Background: Although the use of shared decision making (SDM) in cardiology is increasingly recommended, how to best integrate SDM into clinical encounters is unclear. We tested the efficacy of an electronic health record integrated decision aid (IDeA) to determine its impact on knowledge of personalized stroke risk for patients with atrial fibrillation (AF) and its effect on the clinician-patient relationship.
Methods: A cluster randomized trial of 6 cardiovascular clinicians each paired with 11 new, or previously diagnosed AF patients (N=66) were blindly allocated to use either the IDeA or usual care during an inpatient or outpatient encounter when stroke prevention treatment options were discussed. The primary outcome was knowledge about personalized stroke risk assessed before and after the encounter. Exploratory outcomes included differences in SDM, decisional conflict, confidence, and trust. Time spent on steps in the IDeA was automatically recorded. Semi-structured interviews with clinicians and patients who used the IDeA were conducted.
Results: There is not enough evidence to suggest this IDeA significantly increased patients’ knowledge of their stroke risk, (OR 3.22 95% CI: 0.69-15.01) and there was no significant difference in SDM, decisional conflict, confidence or trust. Despite training, each clinician used the IDeA differently. Associate providers spent significantly more time on the step displaying % stroke-risk in 1-year (50.22 seconds SD=46.27) than attendings (14.55 seconds SD = 7.87) (p = 0.03), but time spent on any step did not impact patient knowledge. Qualitative analysis revealed the IDeA’s usefulness is dependent upon context, existing patient knowledge and clinician skill. Patients suggested the IDeA may be most helpful at diagnosis.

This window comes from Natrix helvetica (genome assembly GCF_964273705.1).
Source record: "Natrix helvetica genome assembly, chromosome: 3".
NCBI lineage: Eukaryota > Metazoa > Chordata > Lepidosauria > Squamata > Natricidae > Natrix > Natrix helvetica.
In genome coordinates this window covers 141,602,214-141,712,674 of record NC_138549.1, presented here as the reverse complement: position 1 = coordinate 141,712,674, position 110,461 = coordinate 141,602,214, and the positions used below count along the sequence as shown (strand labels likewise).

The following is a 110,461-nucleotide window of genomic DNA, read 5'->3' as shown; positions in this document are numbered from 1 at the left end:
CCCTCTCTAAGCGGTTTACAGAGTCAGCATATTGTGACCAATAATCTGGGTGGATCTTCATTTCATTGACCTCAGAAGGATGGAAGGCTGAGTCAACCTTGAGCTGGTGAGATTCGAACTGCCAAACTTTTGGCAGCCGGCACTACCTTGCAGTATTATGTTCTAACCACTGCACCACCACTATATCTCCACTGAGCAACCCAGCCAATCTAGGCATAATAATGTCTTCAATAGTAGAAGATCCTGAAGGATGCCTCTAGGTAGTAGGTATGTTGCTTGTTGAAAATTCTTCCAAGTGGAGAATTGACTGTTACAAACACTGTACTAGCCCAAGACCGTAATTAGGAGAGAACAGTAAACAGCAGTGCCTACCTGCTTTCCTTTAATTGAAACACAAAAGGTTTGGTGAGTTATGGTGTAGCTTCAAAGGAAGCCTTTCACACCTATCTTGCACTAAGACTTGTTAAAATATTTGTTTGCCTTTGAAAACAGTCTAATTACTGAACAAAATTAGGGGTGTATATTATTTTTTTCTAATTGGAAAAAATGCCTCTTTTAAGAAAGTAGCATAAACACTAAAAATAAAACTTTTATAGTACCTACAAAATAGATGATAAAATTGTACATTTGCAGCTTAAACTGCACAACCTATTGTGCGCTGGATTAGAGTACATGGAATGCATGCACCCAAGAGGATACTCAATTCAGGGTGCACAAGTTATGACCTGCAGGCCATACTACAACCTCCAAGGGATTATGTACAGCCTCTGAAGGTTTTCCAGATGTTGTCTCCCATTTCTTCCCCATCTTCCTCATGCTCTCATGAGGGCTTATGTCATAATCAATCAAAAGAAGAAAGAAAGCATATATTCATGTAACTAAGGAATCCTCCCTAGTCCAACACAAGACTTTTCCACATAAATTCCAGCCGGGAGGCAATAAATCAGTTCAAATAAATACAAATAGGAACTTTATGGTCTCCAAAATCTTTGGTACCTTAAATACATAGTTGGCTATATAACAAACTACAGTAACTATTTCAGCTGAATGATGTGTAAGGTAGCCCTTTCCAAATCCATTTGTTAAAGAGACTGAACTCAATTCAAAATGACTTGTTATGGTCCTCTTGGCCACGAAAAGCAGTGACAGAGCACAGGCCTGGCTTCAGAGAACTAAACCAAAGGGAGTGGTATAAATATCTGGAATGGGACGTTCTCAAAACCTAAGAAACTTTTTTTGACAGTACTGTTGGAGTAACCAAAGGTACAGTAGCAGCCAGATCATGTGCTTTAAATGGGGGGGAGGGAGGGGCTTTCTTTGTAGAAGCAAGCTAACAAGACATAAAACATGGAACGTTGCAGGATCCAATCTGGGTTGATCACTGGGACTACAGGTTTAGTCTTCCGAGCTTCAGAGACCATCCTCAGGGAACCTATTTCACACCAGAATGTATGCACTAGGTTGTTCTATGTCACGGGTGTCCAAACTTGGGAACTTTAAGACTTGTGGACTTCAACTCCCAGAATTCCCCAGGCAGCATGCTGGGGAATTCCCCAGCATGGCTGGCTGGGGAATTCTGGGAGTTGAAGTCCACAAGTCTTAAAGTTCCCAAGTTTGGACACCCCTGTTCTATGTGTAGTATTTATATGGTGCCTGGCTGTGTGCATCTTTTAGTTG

Conclusion: Previous trials of non-integrated DAs have shown increases in patient knowledge, but in this study, which utilized an integrated DA in real-world clinical encounters, with a majority of previously diagnosed AF patients, these results did not hold true. The qualitative findings help explain this outcome and suggest that timing the delivery of IDeAs matters. Further research should examine IDeA use closer to diagnosis.